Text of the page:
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Creative Commons Attribution 4.0 International License
This work is licensed under a Creative Commons Attribution 4.0 International License.


The assessment of storm damages is critically important if resource managers are to understand the impacts of weather pattern changes and sea level rise on their lands and develop management strategies to mitigate its effects. This study was performed to detect land cover change on Assateague Island as a result of Hurricane Sandy. Several single-date classifications were performed on the pre and post hurricane imagery utilized using both a pixel-based and object-based approach with the Random Forest classifier. Univariate image differencing and a post classification comparison were used to conduct the change detection. This study found that the addition of the coastal blue band to the Landsat 8 sensor did not improve classification accuracy and there was also no statistically significant improvement in classification accuracy using Landsat 8 compared to Landsat 5. Furthermore, there was no significant difference found between object-based and pixel-based classification. Change totals were estimated on Assateague Island following Hurricane Sandy and were found to be minimal, occurring predominately in the most active sections of the island in terms of land cover change, however, the post classification detected significantly more change, mainly due to classification errors in the single-date maps used.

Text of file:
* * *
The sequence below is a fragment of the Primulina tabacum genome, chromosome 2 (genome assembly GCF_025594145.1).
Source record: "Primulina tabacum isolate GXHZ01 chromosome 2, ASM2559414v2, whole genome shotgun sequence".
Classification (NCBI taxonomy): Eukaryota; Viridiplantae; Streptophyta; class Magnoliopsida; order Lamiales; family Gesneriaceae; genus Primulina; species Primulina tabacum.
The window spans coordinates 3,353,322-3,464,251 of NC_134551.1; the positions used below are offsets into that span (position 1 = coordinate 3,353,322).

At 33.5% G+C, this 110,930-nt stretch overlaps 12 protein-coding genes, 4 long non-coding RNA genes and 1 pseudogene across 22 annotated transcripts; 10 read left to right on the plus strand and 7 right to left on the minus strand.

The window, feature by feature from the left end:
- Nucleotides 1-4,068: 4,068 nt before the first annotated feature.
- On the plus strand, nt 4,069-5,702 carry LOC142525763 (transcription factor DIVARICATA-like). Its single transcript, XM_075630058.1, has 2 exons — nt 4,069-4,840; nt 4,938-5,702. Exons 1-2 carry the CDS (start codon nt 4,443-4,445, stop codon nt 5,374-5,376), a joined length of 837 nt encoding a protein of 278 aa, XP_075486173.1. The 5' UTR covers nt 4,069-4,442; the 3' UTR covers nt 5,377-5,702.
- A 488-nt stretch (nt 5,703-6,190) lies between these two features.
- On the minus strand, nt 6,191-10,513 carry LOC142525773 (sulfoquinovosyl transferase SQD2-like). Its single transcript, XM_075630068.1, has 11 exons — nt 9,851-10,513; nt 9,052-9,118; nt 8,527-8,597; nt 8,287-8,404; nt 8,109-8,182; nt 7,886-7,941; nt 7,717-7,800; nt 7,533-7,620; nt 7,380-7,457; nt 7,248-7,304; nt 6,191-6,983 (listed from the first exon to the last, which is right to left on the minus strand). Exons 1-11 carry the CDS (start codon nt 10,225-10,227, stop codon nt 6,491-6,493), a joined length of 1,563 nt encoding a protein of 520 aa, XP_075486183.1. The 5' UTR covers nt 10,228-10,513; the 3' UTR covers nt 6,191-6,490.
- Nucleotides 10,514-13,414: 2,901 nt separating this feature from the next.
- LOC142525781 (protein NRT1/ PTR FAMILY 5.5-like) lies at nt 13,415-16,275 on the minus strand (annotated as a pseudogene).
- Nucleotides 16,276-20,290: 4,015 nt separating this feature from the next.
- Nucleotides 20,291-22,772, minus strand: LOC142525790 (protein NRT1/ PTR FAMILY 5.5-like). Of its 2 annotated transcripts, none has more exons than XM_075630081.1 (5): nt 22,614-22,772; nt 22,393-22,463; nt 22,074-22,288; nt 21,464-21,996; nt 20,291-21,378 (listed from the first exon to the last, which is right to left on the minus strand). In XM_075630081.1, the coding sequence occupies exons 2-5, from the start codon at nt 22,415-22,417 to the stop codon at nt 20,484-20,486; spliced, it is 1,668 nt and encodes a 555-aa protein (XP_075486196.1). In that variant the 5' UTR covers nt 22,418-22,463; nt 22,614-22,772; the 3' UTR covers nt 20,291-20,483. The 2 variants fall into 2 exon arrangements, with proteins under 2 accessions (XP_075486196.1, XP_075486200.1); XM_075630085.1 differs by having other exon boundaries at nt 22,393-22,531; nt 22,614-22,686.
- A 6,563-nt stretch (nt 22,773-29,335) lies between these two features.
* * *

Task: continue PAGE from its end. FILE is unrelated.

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Journal of Imaging



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This is an article published by MDPI AG in Journal of Imaging in 2015, available online: